Power Struggles are very common is many marriages. In Who's Afraid of Virginia Woolf?, by Edward Albee, the relationship or marriage between George and Martha is based in power. The power struggle between George and Martha has become the basis of their relationship. Their love has turned into hate. The only connection they have is through their insults and the series of games they play. The power struggle between George and Martha develops is reveled and is resolved through out the play.
At the start of Who's afraid of Virginia Woolf?, the play starts out at two o'clock in the morning, with George and Martha hosting a few friends from the university upon Martha's fathers' request. The guests are Nick and Honey; Nick is new to the biology department, young, good looking, in good shape and clean cut and Honey is very petite, bland looking and not too smart. All four of them have a taste for alcohol, which ends up being the force that drives them all night.
There is a power struggle between Martha and George at all moments of their interaction. The fictional illusions they have created for other people to believe they are the perfect couple, is only to mask the discontent they have in their relationship. Each one of them wants to be the most powerful, to have the upper hand in the relationship. Both Martha and George seem to be afraid to communicate with each other in a sincere way. It is easier to be mean and hide their true feelings. Drinking heavily every day is their way of masking their true emotions from one another and from them selves. Martha is always ordering George around, to get her another drink, answer the door, pocking fun at the job George has and how Martha "wears the pants...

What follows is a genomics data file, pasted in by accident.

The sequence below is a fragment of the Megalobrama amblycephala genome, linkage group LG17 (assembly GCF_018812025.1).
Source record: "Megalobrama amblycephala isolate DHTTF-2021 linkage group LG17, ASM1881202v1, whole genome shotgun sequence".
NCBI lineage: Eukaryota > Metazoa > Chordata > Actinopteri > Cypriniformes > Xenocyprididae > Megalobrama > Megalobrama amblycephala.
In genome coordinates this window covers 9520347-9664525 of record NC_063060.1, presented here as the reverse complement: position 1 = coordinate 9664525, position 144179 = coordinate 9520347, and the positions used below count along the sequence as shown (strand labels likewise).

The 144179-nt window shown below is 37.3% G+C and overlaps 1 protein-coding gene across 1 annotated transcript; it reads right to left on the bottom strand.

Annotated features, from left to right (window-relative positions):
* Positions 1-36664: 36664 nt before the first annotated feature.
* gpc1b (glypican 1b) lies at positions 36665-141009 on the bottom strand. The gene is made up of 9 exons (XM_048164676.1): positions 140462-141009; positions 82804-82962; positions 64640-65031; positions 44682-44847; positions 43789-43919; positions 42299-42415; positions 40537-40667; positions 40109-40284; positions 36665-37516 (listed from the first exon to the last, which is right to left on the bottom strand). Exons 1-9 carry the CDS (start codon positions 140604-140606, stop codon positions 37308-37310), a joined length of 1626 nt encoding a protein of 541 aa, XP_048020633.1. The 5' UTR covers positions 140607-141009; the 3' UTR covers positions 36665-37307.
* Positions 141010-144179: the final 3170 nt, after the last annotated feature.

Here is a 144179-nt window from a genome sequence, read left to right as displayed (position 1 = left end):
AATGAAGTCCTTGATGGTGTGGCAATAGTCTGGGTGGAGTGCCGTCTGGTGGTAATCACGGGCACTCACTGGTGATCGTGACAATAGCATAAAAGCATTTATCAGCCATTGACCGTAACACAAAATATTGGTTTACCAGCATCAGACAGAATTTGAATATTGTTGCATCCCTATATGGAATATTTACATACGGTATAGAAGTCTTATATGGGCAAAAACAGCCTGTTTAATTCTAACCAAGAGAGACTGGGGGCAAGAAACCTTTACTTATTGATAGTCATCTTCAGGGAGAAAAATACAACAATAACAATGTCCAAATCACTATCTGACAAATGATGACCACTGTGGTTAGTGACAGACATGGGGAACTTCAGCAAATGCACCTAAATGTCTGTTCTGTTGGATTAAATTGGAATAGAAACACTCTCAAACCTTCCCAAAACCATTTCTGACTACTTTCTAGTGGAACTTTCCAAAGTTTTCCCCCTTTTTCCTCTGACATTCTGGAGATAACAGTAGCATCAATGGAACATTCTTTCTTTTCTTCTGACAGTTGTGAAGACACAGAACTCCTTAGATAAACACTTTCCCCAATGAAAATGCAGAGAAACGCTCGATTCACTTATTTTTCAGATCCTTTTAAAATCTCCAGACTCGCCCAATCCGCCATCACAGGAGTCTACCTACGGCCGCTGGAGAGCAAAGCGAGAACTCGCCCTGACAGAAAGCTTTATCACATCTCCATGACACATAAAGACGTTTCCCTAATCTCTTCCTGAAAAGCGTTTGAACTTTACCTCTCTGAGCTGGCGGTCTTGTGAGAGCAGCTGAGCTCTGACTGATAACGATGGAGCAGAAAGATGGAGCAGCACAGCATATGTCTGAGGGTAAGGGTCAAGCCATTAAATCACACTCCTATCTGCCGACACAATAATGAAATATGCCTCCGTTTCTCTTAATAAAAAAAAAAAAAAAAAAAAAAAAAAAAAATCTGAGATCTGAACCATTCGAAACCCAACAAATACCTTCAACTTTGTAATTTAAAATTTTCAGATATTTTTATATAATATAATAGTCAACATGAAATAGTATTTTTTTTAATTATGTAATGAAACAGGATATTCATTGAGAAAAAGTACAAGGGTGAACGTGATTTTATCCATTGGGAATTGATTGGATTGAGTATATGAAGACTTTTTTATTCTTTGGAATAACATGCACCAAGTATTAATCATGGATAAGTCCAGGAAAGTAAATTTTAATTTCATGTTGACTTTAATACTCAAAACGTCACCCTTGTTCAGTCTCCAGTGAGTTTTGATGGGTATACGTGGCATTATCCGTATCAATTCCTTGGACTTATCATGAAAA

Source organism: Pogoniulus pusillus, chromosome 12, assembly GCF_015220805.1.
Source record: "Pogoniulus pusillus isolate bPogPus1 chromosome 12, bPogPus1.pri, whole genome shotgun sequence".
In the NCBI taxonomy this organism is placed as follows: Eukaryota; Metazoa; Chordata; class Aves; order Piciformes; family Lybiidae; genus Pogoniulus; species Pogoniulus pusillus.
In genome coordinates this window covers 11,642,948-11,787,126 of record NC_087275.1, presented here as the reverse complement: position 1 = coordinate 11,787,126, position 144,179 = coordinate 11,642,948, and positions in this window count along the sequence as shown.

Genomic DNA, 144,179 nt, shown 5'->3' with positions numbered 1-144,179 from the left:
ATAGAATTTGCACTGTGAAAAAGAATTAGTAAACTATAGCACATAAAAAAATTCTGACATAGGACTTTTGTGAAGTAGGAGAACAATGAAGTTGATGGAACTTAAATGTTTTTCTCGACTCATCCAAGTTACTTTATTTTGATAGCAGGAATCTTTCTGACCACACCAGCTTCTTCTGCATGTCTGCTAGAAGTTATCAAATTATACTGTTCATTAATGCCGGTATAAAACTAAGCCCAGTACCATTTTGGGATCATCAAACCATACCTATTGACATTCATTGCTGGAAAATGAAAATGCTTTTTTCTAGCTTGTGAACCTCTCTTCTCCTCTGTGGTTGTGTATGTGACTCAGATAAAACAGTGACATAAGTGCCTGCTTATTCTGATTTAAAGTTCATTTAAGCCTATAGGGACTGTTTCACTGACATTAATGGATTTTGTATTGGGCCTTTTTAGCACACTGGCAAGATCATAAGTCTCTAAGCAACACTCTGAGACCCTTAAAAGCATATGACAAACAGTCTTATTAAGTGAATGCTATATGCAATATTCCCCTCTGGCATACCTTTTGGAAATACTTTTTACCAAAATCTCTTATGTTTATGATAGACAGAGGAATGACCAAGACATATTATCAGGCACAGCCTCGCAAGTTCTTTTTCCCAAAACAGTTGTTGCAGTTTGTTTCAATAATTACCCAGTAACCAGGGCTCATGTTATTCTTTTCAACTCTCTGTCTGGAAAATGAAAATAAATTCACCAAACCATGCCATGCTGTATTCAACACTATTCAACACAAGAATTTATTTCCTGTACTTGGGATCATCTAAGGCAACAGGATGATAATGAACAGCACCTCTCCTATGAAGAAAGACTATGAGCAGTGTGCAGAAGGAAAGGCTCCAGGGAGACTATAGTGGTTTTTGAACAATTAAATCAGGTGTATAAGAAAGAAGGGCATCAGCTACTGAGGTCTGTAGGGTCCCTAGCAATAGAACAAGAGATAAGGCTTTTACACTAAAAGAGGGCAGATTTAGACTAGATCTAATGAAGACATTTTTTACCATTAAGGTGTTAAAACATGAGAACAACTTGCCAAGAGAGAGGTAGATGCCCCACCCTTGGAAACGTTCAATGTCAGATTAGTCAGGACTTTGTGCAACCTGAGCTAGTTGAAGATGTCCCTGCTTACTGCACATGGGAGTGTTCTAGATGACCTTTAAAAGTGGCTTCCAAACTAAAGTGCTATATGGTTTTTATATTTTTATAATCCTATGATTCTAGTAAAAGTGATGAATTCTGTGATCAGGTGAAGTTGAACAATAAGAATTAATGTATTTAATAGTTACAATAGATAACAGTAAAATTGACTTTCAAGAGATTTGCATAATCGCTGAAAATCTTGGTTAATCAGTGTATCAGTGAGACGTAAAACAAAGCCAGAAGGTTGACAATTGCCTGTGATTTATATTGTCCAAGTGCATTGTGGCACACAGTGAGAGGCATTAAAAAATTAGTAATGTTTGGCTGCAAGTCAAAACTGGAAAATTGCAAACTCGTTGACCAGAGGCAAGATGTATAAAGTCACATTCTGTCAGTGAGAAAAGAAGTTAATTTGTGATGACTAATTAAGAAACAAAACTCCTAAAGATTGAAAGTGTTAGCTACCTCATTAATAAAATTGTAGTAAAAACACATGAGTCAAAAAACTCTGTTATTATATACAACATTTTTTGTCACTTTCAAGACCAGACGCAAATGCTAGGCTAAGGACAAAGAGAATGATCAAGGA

... middle of paper ...
... off; who can make me laugh, and I choke it back in my throat; who
can hold me, at night, so that it's warm, ... who can make me happy and I do not
wish to be happy, and yes I do wish to be happy... Some day...hah! Some
night... some stupid, liquor ridden night... I will go to far... and I'll either break
the man's back...or push him off for good...which is what I deserve" (191).
Martha's realization of the love and the power George has over her, gives her opportunity to change her ways. No more will George and Martha exist in a land of fantasy and make-believe. Martha fears the amount of reality involved in her life. She is afraid, and her being afraid of reality in her life, makes her want control. After this night, where their masks have been removed, they are now living in their reality, and there is no longer a need for one person to have control.
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